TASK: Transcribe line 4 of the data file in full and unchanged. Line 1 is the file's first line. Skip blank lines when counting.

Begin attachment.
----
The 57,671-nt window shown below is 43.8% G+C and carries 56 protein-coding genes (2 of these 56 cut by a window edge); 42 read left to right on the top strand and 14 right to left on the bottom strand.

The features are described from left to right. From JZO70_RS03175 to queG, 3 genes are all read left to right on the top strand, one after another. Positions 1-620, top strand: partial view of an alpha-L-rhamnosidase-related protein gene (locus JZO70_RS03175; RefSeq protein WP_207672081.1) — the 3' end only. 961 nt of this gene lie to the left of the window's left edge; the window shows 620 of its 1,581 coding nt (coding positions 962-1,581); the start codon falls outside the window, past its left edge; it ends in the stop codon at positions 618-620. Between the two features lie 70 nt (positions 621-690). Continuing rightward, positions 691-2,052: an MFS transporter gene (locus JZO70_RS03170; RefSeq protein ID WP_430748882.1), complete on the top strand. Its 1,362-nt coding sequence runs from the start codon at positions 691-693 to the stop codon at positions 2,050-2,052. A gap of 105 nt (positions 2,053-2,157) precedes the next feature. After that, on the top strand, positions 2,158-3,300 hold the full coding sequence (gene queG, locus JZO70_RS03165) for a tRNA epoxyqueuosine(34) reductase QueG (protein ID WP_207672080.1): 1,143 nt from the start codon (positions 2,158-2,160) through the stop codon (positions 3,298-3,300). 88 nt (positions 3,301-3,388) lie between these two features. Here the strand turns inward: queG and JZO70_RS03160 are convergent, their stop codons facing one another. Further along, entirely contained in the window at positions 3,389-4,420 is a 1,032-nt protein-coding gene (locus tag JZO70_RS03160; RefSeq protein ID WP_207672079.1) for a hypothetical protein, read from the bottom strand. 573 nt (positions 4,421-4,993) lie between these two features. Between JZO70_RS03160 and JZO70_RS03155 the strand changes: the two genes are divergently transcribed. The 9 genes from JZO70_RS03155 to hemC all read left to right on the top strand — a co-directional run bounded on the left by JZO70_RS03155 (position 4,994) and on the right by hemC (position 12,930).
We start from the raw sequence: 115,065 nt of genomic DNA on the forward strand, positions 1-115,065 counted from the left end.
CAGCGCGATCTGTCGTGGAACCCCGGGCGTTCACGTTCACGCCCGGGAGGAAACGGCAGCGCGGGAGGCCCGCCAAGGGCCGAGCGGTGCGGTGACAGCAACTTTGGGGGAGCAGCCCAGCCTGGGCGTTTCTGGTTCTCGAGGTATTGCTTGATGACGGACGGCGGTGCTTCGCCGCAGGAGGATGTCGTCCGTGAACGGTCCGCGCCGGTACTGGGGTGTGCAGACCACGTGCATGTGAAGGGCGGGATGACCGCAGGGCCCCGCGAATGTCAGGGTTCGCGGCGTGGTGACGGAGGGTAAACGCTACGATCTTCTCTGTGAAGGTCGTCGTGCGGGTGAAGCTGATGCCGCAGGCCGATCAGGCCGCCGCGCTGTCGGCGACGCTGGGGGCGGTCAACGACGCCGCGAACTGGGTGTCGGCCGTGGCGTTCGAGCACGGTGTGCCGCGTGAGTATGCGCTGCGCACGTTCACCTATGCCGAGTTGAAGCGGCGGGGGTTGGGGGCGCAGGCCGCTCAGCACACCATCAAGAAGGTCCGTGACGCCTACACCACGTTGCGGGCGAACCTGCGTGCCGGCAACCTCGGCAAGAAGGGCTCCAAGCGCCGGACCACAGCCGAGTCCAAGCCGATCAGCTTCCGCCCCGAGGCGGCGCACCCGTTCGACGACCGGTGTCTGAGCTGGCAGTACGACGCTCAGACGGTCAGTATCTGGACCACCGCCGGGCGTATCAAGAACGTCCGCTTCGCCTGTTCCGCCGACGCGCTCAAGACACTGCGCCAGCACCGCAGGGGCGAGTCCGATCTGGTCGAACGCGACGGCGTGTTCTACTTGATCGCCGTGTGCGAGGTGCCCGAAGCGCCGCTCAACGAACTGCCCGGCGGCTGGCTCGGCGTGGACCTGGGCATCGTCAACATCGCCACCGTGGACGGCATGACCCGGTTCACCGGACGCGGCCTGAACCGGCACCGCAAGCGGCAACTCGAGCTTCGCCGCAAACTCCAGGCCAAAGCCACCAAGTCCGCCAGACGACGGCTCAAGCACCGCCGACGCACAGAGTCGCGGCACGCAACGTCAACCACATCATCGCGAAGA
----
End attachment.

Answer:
CAGCGCGATCTGTCGTGGAACCCCGGGCGTTCACGTTCACGCCCGGGAGGAAACGGCAGCGCGGGAGGCCCGCCAAGGGCCGAGCGGTGCGGTGACAGCAACTTTGGGGGAGCAGCCCAGCCTGGGCGTTTCTGGTTCTCGAGGTATTGCTTGATGACGGACGGCGGTGCTTCGCCGCAGGAGGATGTCGTCCGTGAACGGTCCGCGCCGGTACTGGGGTGTGCAGACCACGTGCATGTGAAGGGCGGGATGACCGCAGGGCCCCGCGAATGTCAGGGTTCGCGGCGTGGTGACGGAGGGTAAACGCTACGATCTTCTCTGTGAAGGTCGTCGTGCGGGTGAAGCTGATGCCGCAGGCCGATCAGGCCGCCGCGCTGTCGGCGACGCTGGGGGCGGTCAACGACGCCGCGAACTGGGTGTCGGCCGTGGCGTTCGAGCACGGTGTGCCGCGTGAGTATGCGCTGCGCACGTTCACCTATGCCGAGTTGAAGCGGCGGGGGTTGGGGGCGCAGGCCGCTCAGCACACCATCAAGAAGGTCCGTGACGCCTACACCACGTTGCGGGCGAACCTGCGTGCCGGCAACCTCGGCAAGAAGGGCTCCAAGCGCCGGACCACAGCCGAGTCCAAGCCGATCAGCTTCCGCCCCGAGGCGGCGCACCCGTTCGACGACCGGTGTCTGAGCTGGCAGTACGACGCTCAGACGGTCAGTATCTGGACCACCGCCGGGCGTATCAAGAACGTCCGCTTCGCCTGTTCCGCCGACGCGCTCAAGACACTGCGCCAGCACCGCAGGGGCGAGTCCGATCTGGTCGAACGCGACGGCGTGTTCTACTTGATCGCCGTGTGCGAGGTGCCCGAAGCGCCGCTCAACGAACTGCCCGGCGGCTGGCTCGGCGTGGACCTGGGCATCGTCAACATCGCCACCGTGGACGGCATGACCCGGTTCACCGGACGCGGCCTGAACCGGCACCGCAAGCGGCAACTCGAGCTTCGCCGCAAACTCCAGGCCAAAGCCACCAAGTCCGCCAGACGACGGCTCAAGCACCGCCGACGCACAGAGTCGCGGCACGCAACGTCAACCACATCATCGCGAAGA